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Diplomacy in Action

Comoros


Bureau of Democracy, Human Rights, and Labor
July 28, 2014

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Executive SummaryShare    

The constitution provides for equal rights and duties without distinction based on religion or belief, but other laws and policies restrict religious freedom. The law provides sanctions for any religious practice other than the Sunni Shafi’i doctrine of Islam and for prosecution of converts from Islam, and bans proselytizing for any religion except Islam. Islam is the state religion, and the constitution states that citizens will draw governing principles and rules from Islamic tenets. The government detained 18 Shia in Anjouan on at least two occasions and warned them that only the Shafi’i doctrine could be practiced. In November the 18 Shia were charged with “subversion, the propagation of religious education banned in the country, disturbing the public order, and presenting a threat to social cohesion.” In December, 15 of the defendants were convicted and received prison sentences, fines, or both. The government disallowed non-Sunni Muslims from establishing places of worship or assembling for peaceful religious activities.

There were reports of societal discrimination based on religious affiliation, belief, or practice. Societal discrimination continued against non-Muslim citizens, particularly Christians and those who converted from Islam.

There is no permanent U.S. diplomatic presence in the country. Staff of the U.S. Embassy in Antananarivo, Madagascar traveled regularly to Grand Comore and periodically to Anjouan and discussed religious freedom issues with government officials, religious and civil society leaders, and others.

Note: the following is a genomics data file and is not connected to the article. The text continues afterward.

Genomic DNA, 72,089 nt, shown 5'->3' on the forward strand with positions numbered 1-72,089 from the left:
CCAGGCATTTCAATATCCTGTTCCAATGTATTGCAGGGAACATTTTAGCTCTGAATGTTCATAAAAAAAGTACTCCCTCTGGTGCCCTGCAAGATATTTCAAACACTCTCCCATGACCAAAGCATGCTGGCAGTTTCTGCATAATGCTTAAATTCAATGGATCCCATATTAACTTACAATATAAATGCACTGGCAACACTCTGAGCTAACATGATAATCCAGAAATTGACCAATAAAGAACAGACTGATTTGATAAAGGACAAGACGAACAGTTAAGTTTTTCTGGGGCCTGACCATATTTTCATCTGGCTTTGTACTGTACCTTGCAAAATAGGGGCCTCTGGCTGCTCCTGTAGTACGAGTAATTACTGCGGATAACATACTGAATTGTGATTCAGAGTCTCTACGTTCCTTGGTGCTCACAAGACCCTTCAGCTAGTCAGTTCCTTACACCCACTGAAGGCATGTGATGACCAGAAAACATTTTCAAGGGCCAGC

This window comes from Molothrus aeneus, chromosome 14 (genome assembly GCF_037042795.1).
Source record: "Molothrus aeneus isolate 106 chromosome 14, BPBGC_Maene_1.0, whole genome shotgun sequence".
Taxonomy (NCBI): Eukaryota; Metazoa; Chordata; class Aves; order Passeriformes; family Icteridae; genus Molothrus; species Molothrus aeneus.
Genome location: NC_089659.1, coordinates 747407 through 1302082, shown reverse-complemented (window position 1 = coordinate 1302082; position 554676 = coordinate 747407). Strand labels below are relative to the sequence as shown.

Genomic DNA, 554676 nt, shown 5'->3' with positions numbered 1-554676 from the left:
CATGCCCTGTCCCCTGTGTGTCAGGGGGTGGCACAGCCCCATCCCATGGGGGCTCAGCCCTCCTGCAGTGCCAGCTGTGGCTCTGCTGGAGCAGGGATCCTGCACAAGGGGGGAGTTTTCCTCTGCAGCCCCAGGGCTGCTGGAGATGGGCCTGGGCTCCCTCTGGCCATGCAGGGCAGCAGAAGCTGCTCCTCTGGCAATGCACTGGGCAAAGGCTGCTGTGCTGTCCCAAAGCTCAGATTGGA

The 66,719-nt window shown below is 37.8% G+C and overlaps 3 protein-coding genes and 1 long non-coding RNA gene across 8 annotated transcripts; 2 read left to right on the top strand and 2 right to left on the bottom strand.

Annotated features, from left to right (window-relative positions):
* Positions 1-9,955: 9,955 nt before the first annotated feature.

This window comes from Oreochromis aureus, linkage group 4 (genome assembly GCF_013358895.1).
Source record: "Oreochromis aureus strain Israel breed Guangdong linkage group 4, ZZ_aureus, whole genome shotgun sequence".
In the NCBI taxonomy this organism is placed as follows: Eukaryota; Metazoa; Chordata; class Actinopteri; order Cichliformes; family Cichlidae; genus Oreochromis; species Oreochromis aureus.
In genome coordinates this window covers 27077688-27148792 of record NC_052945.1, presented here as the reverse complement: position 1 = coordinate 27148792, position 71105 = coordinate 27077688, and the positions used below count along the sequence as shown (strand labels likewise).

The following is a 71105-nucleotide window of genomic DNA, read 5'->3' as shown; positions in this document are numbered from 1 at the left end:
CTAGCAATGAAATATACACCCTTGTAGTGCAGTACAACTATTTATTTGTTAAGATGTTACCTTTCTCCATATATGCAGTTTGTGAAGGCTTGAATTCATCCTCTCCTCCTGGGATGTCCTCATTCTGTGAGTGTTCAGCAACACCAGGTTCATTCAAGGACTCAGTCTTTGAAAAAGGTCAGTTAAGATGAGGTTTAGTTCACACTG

Section I. Religious DemographyShare    

The U.S. government estimates the total population at 750,000 (July 2013 estimate). It is more than 99 percent Sunni Muslim. The several hundred non-Sunni residents include Shia Muslims, Sikhs, Hindus, Jehovah’s Witnesses, Roman Catholics, and Protestants.

Section II. Status of Government Respect for Religious FreedomShare    

Legal/Policy Framework

The constitution provides for equal rights and duties without distinction based on religion or belief, but other laws and policies generally restrict religious freedom. The constitution states citizens will draw governing principles and rules from Islamic tenets and Islam is the state religion. A law regulating religious practices establishes the Sunni Shafi’i doctrine as the only allowable religious practice in the country and provides sanctions for any other religious practice on the grounds of avoiding social unrest and the undermining of national cohesion and unity. The government states it ratified the law due to fears of religious radicalization.

Proselytizing for any religion except Islam is illegal, and the law provides for deportation of foreigners who do so. The law provides for prosecution of converts from Islam, but penalties are ill defined.

The president nominates the grand mufti, who is part of the government and manages issues concerning religion and religious administration. The grand mufti’s position is attached to the Ministry of Justice, Public Service, Administrative Reforms, Human Rights, and Islamic Affairs, and he counsels the government on matters concerning the practice of Islam and Islamic law. The grand mufti periodically consults with a group of elders to assess whether citizens are respecting the principles of Islam, and he regularly addresses the country on the radio, applying Islamic principles to social issues such as delinquency, alcohol abuse, marriage, divorce, and education.

The government does not require religious groups to be licensed, registered, or officially recognized.

The tenets of Islam are sometimes taught in conjunction with Arabic in public schools at the middle school level. There is no other provision for religious education in public schools. The government does not require the children of foreigners to receive Islamic instruction or Arabic language training. The public school system is under development, and curricula vary. There are also private schools with French curricula and a few madrassahs.